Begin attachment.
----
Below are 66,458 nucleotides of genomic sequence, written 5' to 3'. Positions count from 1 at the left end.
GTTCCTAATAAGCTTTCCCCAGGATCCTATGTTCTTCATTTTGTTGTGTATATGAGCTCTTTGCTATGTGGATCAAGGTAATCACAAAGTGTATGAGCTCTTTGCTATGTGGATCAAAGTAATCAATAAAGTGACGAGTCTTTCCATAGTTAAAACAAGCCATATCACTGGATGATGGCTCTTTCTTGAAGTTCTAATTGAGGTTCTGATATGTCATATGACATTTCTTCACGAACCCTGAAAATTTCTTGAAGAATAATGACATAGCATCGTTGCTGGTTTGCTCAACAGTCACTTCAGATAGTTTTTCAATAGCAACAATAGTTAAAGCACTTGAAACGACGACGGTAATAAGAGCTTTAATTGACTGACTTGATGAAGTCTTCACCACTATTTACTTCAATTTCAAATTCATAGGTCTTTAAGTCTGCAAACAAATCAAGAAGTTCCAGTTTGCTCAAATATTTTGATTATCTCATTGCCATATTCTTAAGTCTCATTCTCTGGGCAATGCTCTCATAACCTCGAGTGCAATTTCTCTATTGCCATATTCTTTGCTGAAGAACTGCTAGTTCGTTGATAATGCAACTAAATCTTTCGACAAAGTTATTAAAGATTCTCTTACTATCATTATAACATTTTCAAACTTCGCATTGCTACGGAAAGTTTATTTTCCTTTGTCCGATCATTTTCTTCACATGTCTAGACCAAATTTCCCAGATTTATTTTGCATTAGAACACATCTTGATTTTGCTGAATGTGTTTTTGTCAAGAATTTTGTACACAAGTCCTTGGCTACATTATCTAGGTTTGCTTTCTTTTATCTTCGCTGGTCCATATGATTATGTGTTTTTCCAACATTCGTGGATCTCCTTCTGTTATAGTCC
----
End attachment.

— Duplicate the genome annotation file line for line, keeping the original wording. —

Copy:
Below are 66,458 nucleotides of genomic sequence, written 5' to 3'. Positions count from 1 at the left end.
GTTCCTAATAAGCTTTCCCCAGGATCCTATGTTCTTCATTTTGTTGTGTATATGAGCTCTTTGCTATGTGGATCAAGGTAATCACAAAGTGTATGAGCTCTTTGCTATGTGGATCAAAGTAATCAATAAAGTGACGAGTCTTTCCATAGTTAAAACAAGCCATATCACTGGATGATGGCTCTTTCTTGAAGTTCTAATTGAGGTTCTGATATGTCATATGACATTTCTTCACGAACCCTGAAAATTTCTTGAAGAATAATGACATAGCATCGTTGCTGGTTTGCTCAACAGTCACTTCAGATAGTTTTTCAATAGCAACAATAGTTAAAGCACTTGAAACGACGACGGTAATAAGAGCTTTAATTGACTGACTTGATGAAGTCTTCACCACTATTTACTTCAATTTCAAATTCATAGGTCTTTAAGTCTGCAAACAAATCAAGAAGTTCCAGTTTGCTCAAATATTTTGATTATCTCATTGCCATATTCTTAAGTCTCATTCTCTGGGCAATGCTCTCATAACCTCGAGTGCAATTTCTCTATTGCCATATTCTTTGCTGAAGAACTGCTAGTTCGTTGATAATGCAACTAAATCTTTCGACAAAGTTATTAAAGATTCTCTTACTATCATTATAACATTTTCAAACTTCGCATTGCTACGGAAAGTTTATTTTCCTTTGTCCGATCATTTTCTTCACATGTCTAGACCAAATTTCCCAGATTTATTTTGCATTAGAACACATCTTGATTTTGCTGAATGTGTTTTTGTCAAGAATTTTGTACACAAGTCCTTGGCTACATTATCTAGGTTTGCTTTCTTTTATCTTCGCTGGTCCATATGATTATGTGTTTTTCCAACATTCGTGGATCTCCTTCTGTTATAGTCC